My reflection on Topic 5 #ONL171

Flickr: brandslang firehose by LotteCh Creative Commons BY-NC-ND

Gain experience of online learning

My purpose to participate in the course and in a PBL-group was to gain experience of online learning. This because the college I recently started work at, is using online learning. From before I had experiences from synchrounous  webmeetings and asynchrounous collaboration in different webtools. But not from e-learning in its entirety. I learned that we can make a better use of the advantages of synchronous communication and the advantages of asynchronous communication.

Educational ideas about e-learning

I also wanted to know the educational ideas in e-learning. I must say, what I have gained insight into, is over my expectations. For me it’s not new with different and varying learning activities, formative assessment and collaboration (Cooperative Learning), partly together with ICT-tools. But my experiences is from the classroom in primary school and high school. It made me very happy that Vygotskijs thougts about learning also influence online learning. It has inspired strengthened me further in my mission to support the teachers how to develop the e-learning at our college.

Language barriers

The most significant experience was the language barriers. I knew it could be a  issue, but I did´t expect it to be such a big barrier.  I’m 55 years old, but sometimes I felt like 15. Everyday language about casual things in english is no problem. And pedagogical disussions in swedish is no problem. But pedagogical critical discussions in english became a big barrier. Or long discussions where the topic surged back and forth. My brain processor was not enough for analysing the meaning of all words and at the same time do my own inferences. 

Usually I’m not afraid to ask questions if there is something that is unclear to me. Mostly my strategy was to listen, hoping that I would understand by context. It was not always helping. I wish I had been able to participate better in the discussions. Now I have a clear sense of what it’s like to be an immigrant in a country where you do not know the language completely. Hopefully, I have developed my academic English language. 

Interesting reading

It has been interesting texts to read. I used to read a lot of pedagogical books, articles and thesis. But I have not read so much in english. But because the texts were so interesting, I put a lot of effort in the reading. I have made underlinings and notes wich I have translated  to realy understand. I struggled to find the Swedish pedagogical meanings of English  pedagogical concepts and words. And of course it took time and it was not enough time to read everything.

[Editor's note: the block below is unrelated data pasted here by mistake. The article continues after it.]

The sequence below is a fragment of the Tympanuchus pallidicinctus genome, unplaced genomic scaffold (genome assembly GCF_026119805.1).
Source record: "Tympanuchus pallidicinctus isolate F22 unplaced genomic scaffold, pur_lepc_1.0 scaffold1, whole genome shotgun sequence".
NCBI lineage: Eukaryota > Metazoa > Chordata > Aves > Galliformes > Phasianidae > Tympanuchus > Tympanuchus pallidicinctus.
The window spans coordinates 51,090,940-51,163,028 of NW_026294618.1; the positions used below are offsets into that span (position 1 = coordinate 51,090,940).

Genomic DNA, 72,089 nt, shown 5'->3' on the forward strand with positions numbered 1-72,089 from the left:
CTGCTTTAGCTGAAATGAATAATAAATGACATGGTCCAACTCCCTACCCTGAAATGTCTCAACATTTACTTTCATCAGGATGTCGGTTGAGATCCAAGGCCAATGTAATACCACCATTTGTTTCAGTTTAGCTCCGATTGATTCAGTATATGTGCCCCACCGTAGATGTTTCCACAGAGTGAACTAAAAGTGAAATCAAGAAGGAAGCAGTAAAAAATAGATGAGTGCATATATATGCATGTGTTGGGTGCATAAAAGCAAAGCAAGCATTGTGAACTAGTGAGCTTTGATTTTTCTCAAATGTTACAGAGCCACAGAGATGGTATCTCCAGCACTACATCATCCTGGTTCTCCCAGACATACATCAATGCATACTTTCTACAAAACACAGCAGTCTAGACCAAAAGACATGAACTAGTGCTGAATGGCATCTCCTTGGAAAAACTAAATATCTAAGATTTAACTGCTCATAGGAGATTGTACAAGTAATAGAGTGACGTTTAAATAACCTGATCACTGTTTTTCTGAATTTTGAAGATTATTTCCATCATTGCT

Last but not least …

… it has been fantastic learning to know the other participants in PBL-group 6! It has been exiting and thrilling to discuss with other people from all ower the world. I feel that we  developed our collaboration. Of course it’s becuse we learned to know each other better. I would be nice to have continuing exchange.

Charlotte Ch




My reflection at Topic 4 #ONL171


Figure inspired by Vaughan et. al. (2013)

The importance of explicit facilitation for joyful learning.

I believe that one of the most important things a teacher can do is to facilitate explicit with direct instructions, without being too dominant . If the students feel safe and secure collaborate it will help the students into learning precence , this in turn will helt the students to collaborate , further they will get motivated and in the end get a positive learning experience.  In other words – feel the joy of learning.

As a ICT-educater at MSB college, my assignment and challenge  is  to support the teachers/instructors to develop the blended learning design.  Not all the teachers have a pedagogical education. They are experts in different areas. Some are engeneers and Ph.D:s and some are former rescuepeople (some of them is parttime still active).  There is a lack of theoretical teories about learning. But so far they do a fantastic work by ambition, experience, intuition and by learning from collegues.